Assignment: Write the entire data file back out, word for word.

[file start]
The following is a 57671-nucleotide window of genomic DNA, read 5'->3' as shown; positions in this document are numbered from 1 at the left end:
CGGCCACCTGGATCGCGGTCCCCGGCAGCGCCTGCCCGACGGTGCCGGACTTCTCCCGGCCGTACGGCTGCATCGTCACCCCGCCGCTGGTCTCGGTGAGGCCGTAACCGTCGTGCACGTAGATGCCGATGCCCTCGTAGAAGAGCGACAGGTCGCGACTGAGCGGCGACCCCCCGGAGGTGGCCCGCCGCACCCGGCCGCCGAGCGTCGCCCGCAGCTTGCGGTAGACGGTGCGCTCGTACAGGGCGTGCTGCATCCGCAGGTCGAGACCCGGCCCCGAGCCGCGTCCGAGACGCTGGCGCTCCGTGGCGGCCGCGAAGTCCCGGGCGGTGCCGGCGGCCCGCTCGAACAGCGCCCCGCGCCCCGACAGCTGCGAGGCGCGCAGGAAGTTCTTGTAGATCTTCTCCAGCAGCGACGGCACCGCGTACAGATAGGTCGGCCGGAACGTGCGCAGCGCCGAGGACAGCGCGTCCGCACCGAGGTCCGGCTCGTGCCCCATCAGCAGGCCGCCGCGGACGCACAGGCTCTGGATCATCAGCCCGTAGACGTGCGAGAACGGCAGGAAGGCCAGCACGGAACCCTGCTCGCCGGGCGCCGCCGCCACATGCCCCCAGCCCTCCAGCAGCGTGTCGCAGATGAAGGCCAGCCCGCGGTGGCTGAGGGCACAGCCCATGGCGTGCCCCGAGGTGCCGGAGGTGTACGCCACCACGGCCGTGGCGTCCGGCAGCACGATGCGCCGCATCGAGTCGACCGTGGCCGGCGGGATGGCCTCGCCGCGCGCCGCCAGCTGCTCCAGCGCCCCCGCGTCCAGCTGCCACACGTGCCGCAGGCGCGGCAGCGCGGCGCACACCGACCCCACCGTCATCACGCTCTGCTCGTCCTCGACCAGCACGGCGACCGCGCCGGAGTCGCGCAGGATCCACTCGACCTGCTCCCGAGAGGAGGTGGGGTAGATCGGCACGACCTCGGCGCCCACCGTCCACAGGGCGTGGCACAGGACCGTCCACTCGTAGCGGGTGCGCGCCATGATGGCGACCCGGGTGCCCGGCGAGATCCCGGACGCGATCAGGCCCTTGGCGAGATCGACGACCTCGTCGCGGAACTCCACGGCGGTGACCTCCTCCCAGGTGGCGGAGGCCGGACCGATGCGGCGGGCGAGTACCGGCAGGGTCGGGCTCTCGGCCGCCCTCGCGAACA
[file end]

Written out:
The following is a 57671-nucleotide window of genomic DNA, read 5'->3' as shown; positions in this document are numbered from 1 at the left end:
CGGCCACCTGGATCGCGGTCCCCGGCAGCGCCTGCCCGACGGTGCCGGACTTCTCCCGGCCGTACGGCTGCATCGTCACCCCGCCGCTGGTCTCGGTGAGGCCGTAACCGTCGTGCACGTAGATGCCGATGCCCTCGTAGAAGAGCGACAGGTCGCGACTGAGCGGCGACCCCCCGGAGGTGGCCCGCCGCACCCGGCCGCCGAGCGTCGCCCGCAGCTTGCGGTAGACGGTGCGCTCGTACAGGGCGTGCTGCATCCGCAGGTCGAGACCCGGCCCCGAGCCGCGTCCGAGACGCTGGCGCTCCGTGGCGGCCGCGAAGTCCCGGGCGGTGCCGGCGGCCCGCTCGAACAGCGCCCCGCGCCCCGACAGCTGCGAGGCGCGCAGGAAGTTCTTGTAGATCTTCTCCAGCAGCGACGGCACCGCGTACAGATAGGTCGGCCGGAACGTGCGCAGCGCCGAGGACAGCGCGTCCGCACCGAGGTCCGGCTCGTGCCCCATCAGCAGGCCGCCGCGGACGCACAGGCTCTGGATCATCAGCCCGTAGACGTGCGAGAACGGCAGGAAGGCCAGCACGGAACCCTGCTCGCCGGGCGCCGCCGCCACATGCCCCCAGCCCTCCAGCAGCGTGTCGCAGATGAAGGCCAGCCCGCGGTGGCTGAGGGCACAGCCCATGGCGTGCCCCGAGGTGCCGGAGGTGTACGCCACCACGGCCGTGGCGTCCGGCAGCACGATGCGCCGCATCGAGTCGACCGTGGCCGGCGGGATGGCCTCGCCGCGCGCCGCCAGCTGCTCCAGCGCCCCCGCGTCCAGCTGCCACACGTGCCGCAGGCGCGGCAGCGCGGCGCACACCGACCCCACCGTCATCACGCTCTGCTCGTCCTCGACCAGCACGGCGACCGCGCCGGAGTCGCGCAGGATCCACTCGACCTGCTCCCGAGAGGAGGTGGGGTAGATCGGCACGACCTCGGCGCCCACCGTCCACAGGGCGTGGCACAGGACCGTCCACTCGTAGCGGGTGCGCGCCATGATGGCGACCCGGGTGCCCGGCGAGATCCCGGACGCGATCAGGCCCTTGGCGAGATCGACGACCTCGTCGCGGAACTCCACGGCGGTGACCTCCTCCCAGGTGGCGGAGGCCGGACCGATGCGGCGGGCGAGTACCGGCAGGGTCGGGCTCTCGGCCGCCCTCGCGAACA